gavin smith




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Edradour distillery in Perthshire long enjoyed the status of Scotland's smallest legal distillery, a role now usurped by Loch Ewe (see January's Whisky of the Month). Established in 1825, near Pitlochry, Edradour is one of the last surviving 19th century, farm-based distilleries that were once so plentiful, and a staff of just three men produce enough whisky to fill a mere 12 casks per week. Annual output is around 95,000 litres.
Edradour, 10-Year-Old (Scotland)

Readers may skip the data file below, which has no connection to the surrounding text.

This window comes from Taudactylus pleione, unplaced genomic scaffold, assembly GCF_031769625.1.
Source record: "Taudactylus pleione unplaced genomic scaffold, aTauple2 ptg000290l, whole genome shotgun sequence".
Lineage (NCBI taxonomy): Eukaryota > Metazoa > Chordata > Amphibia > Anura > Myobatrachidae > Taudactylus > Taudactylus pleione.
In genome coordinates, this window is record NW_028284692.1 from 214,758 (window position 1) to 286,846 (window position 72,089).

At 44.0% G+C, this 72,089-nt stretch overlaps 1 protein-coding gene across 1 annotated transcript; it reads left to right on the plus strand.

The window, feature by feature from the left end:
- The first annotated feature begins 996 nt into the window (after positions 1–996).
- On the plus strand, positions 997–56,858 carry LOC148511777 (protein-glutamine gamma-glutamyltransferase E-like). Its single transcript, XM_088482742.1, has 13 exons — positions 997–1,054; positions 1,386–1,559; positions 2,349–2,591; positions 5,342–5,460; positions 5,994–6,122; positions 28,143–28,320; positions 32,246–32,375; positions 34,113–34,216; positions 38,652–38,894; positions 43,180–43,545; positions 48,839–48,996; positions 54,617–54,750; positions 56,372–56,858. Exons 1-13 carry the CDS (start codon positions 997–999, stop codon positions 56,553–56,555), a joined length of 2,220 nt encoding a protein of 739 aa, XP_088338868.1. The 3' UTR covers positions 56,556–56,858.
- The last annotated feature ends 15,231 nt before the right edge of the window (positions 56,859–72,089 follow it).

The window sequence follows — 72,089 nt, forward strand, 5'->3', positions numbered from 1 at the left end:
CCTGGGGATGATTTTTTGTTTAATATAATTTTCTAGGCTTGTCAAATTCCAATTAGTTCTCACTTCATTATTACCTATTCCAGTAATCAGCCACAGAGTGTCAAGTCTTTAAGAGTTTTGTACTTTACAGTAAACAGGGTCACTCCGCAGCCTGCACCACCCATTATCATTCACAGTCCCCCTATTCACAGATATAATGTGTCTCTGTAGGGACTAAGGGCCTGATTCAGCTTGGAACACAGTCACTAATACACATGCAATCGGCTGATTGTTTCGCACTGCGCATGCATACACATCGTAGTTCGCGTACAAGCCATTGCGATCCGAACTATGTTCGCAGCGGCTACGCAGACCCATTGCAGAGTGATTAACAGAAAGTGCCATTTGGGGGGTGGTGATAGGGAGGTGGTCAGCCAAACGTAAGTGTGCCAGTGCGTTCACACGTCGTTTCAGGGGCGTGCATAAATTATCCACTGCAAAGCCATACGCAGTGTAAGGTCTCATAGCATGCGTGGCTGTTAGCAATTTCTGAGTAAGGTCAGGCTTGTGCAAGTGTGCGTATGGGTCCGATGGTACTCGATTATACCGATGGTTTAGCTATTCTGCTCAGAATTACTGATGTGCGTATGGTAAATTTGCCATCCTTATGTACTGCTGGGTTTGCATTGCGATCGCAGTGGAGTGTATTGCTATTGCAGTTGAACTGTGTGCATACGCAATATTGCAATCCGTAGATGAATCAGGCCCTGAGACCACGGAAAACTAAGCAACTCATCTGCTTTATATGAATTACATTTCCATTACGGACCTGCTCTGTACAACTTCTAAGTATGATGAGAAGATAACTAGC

Since 2002, Edradour has been in the ownership of independent bottlers Signatory Vintage Malt Whisky Co Ltd. Whereas, previously most of the make inexplicably disappeared into blending vats, Signatory supremo Andrew Symington understands what a jewel he has in his possession, and has released a variety of expressions, including some interesting finished versions and the heavily-peated Ballechin. Most readily available, however, is the ‘house’ 10-year-old, which offers cider apples, malt, almonds, vanilla and honey on the nose, along with a hint of smoke and Sherry. The palate is rich, creamy and malty, with a persistent nuttiness and quite a pronounced kick of Sherry, which becomes pleasantly leathery with the addition of water. Spices and Sherry dominate the medium to long finish. 40.0% ABV, 70cl, £29.99, distillery website, specialist whisky merchants.

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